For companies that get it right, ABM promises some amazing business rewards: greater efficiency, bigger wins, higher close rates, better ROI, tighter sales and marketing alignment, and improved customer experiences.
Being successful starts with knowing how to choose the right ABM approach to match your company’s needs. Let’s review three types of ABM to help you get a clearer understanding of what will best fit your business.
The ABM Pyramid: Strategic, Lite, and Programmatic ABM
Most marketing thought leadership out there visualizes ABM as a pyramid with strategic (one-to-one) ABM at the top, lite (one-to-few) ABM in the middle, and programmatic (one-to-many) at the bottom. The higher up you go on the pyramid, the more ROI and investment you can expect. Whether you engage just one ABM approach, a combination of two, or all three, your approach will be dictated by your goals and available resources.
Strategic ABM refers to a one-to-one marketing strategy — an approach usually reserved for existing accounts — in which marketing, sales, and executive teams coordinate closely to strengthen relationships with high-value customers in hopes of upselling and cross-selling. Together, the teams focus on 1 to 5 accounts that have a clear business and unique individual needs and create hyper-targeted and high-value account marketing plans that reinforce your relationship with customers.
One thing to note about strategic ABM is that it’s resource-intensive, and you must have a solid grasp of your customers’ business and unique needs. To properly run strategic ABM, targeting needs to run for months, even years at a time. Teams need to be dedicated to creating individual personas within each account, along with the other activities involved in conducting deep research to create successful and relevant hyper-targeted messaging.
If you’ve got existing clients that hold plenty of business potential and an ample budget with room for investing in a new strategy — think time, tools, and people — then strategic ABM is the way to go. Be prepared to set expectations, however, as you should measure ROI in years rather than months.
The second tier in the ABM pyramid refers to a one-to-few model, where your efforts focus on groups of strategic and/or second-tier named accounts. Whereas strategic ABM demands your teams to take a deep dive into the individual needs of your customers, ABM Lite requires less intensive focus. Here, sales and marketing will collaborate to identify 5 to 10 target accounts based on similar business needs, challenges, and goals.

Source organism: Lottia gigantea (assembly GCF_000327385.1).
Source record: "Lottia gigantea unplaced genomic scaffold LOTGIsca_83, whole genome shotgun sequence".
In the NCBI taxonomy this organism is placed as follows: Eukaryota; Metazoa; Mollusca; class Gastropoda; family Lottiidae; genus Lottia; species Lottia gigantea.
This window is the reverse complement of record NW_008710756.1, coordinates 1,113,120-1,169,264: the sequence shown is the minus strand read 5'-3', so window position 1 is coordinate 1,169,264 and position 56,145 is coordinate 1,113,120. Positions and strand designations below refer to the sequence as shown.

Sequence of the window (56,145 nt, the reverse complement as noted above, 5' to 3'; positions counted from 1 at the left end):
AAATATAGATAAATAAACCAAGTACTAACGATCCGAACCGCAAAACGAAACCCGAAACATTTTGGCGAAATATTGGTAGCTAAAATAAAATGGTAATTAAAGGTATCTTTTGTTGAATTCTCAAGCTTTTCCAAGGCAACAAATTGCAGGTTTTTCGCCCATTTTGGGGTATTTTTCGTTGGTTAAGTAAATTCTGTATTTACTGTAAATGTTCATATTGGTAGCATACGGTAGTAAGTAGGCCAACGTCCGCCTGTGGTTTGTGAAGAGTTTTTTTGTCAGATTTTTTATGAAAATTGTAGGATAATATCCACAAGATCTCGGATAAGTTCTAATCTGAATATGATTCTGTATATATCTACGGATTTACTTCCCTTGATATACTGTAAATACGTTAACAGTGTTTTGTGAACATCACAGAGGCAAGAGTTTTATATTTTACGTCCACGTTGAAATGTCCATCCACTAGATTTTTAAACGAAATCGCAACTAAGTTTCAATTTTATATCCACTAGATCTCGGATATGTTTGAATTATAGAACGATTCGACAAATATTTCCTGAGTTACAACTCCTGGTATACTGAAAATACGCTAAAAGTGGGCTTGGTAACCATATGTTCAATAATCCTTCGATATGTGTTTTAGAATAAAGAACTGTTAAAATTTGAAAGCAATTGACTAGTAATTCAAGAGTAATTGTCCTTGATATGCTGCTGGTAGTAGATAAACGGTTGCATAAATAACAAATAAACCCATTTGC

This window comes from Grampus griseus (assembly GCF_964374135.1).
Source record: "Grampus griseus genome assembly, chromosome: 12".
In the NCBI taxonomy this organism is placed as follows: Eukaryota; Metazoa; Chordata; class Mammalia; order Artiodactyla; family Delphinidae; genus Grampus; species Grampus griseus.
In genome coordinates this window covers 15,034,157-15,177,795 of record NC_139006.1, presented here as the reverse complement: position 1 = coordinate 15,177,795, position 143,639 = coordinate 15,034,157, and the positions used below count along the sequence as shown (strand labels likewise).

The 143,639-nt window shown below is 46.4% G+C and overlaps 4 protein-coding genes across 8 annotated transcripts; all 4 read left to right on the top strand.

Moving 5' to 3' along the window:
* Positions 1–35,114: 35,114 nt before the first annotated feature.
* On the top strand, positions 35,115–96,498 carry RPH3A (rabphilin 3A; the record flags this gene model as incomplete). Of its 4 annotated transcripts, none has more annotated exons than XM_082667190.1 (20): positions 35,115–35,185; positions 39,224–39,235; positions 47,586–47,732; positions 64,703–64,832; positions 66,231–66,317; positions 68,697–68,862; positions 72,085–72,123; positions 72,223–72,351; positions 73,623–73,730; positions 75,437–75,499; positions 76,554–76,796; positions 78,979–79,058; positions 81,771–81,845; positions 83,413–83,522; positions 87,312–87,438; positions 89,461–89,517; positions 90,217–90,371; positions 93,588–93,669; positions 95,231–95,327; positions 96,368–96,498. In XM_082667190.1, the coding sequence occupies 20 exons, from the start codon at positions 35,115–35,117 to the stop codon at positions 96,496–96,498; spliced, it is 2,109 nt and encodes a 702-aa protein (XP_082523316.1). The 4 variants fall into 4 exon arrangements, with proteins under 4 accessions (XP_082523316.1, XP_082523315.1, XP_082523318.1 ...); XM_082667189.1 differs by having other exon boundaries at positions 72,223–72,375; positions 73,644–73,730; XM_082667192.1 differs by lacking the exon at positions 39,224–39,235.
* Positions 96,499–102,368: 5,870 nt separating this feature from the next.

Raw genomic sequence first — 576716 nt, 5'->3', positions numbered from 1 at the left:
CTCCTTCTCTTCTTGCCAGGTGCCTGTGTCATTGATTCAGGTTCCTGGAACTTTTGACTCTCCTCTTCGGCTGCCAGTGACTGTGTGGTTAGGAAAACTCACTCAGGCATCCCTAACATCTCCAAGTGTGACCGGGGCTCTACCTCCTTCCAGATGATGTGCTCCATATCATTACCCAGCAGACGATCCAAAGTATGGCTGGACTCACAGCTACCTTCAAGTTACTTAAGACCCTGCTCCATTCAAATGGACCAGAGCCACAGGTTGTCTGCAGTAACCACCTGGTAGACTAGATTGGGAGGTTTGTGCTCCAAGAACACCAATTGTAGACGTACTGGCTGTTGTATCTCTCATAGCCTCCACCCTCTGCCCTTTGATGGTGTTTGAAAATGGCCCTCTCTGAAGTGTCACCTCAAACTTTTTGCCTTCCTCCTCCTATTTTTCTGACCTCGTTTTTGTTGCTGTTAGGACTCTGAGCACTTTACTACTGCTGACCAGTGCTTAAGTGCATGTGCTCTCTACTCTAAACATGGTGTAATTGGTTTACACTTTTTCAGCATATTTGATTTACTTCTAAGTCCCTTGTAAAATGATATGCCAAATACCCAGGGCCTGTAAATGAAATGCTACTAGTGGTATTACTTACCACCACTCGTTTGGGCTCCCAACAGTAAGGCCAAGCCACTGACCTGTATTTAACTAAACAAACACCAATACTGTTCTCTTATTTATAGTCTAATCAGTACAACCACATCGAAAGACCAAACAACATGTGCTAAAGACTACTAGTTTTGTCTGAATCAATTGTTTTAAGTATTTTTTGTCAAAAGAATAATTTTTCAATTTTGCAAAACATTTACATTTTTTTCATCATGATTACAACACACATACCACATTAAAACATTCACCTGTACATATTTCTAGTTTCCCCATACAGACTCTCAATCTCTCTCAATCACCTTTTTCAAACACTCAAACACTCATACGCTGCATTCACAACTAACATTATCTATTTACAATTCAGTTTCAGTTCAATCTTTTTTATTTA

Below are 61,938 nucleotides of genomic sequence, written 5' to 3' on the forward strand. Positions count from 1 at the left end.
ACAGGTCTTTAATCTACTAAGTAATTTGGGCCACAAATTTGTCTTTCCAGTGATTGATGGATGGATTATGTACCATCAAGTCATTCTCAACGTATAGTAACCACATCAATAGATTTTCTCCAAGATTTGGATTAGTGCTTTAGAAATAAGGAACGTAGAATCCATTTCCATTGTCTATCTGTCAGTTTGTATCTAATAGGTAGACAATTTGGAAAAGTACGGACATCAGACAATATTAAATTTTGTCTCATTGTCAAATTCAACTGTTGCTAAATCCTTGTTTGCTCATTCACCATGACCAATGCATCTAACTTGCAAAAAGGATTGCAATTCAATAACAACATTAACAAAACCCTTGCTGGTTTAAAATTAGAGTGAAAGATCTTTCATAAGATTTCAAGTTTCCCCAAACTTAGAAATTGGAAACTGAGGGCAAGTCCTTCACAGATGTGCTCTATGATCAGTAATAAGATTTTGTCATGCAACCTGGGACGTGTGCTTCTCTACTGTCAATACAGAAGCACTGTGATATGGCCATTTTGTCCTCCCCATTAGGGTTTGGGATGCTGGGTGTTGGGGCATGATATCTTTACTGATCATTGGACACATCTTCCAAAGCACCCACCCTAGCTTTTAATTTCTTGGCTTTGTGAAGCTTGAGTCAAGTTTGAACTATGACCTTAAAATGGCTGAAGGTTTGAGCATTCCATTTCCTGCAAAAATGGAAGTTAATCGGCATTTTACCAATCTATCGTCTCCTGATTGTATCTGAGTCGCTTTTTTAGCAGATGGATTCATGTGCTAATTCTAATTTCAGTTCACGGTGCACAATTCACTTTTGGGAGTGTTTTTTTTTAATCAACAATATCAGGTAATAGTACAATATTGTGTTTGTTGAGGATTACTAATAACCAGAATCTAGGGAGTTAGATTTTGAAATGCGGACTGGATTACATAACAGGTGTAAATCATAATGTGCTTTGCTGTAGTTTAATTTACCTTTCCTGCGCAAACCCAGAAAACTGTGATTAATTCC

They will also decide which key business issue to address, and frame messaging according to the account groups’ needs.
For companies with a healthy but somewhat flexible budget, ABM Lite is a great option to consider if you have the capability to add more tools and team members. You’ll still need to have a good understanding of your ideal customer profiles, personas, and segments in order to create effective account groups — but ABM Lite offers the benefits of highly targeted messaging while still maximizing your marketing’s reach.
Programmatic ABM is the third tier and refers to a one-to-many strategy. Like ABM Lite, accounts are grouped by similar business needs, challenges, and goals. But that’s where the similarities end. Programmatic ABM can cover hundreds, even thousands of accounts grouped according to segments (horizontal, vertical, regional, etc.).
In order to make programmatic ABM a success, your marketing team will still need access to a CRM and marketing automation tool like Pardot, Marketo, or Eloqua. These tools allow marketers to efficiently group accounts and target communications based on broad parameters such as industry verticals.
For smaller companies that need to stretch smaller budgets, programmatic ABM is a great approach to start targeting accounts. While it’s not hyper-personalization, it still takes the principles of customer-centricity and personalization to your marketing practice without the resource intensiveness of the first two ABM tiers.
Getting Started with ABM
Before executing ABM, identify your audience. This means that you need to have your personas crafted and ready to go. Without this fundamental building block, personalization becomes tedious, inaccurate, and irrelevant, leading to frustrated and unempowered teams, and lower ROI.
Once you’ve got a good grasp of your customers, you’ll need to gain executive support. While ABM does promise better alignment and communication between marketing and sales, the strategy requires some fundamental shifts in perspectives and workflows. Growing pains will inevitably ensue, and if you don’t have executive support, the obstacles can overshadow and snuff out your efforts before your ABM campaign has time to flourish and grow.
Lastly, understand that any ABM approach is a huge undertaking. You’ll need to identify the right partners to help you hit the ground running – from strategy to tools to content. The amount of targeted content needed can be overwhelming for even the most resource-rich marketing departments, so working with an outside team like Unreal Digital Group can help you achieve your ABM goals. Contact us if you have any questions or would like to learn more ABM and how to connect with your customers. And, be sure to follow us on Twitter, LinkedIn, and Facebook so you don’t miss out on additional strategies and insights.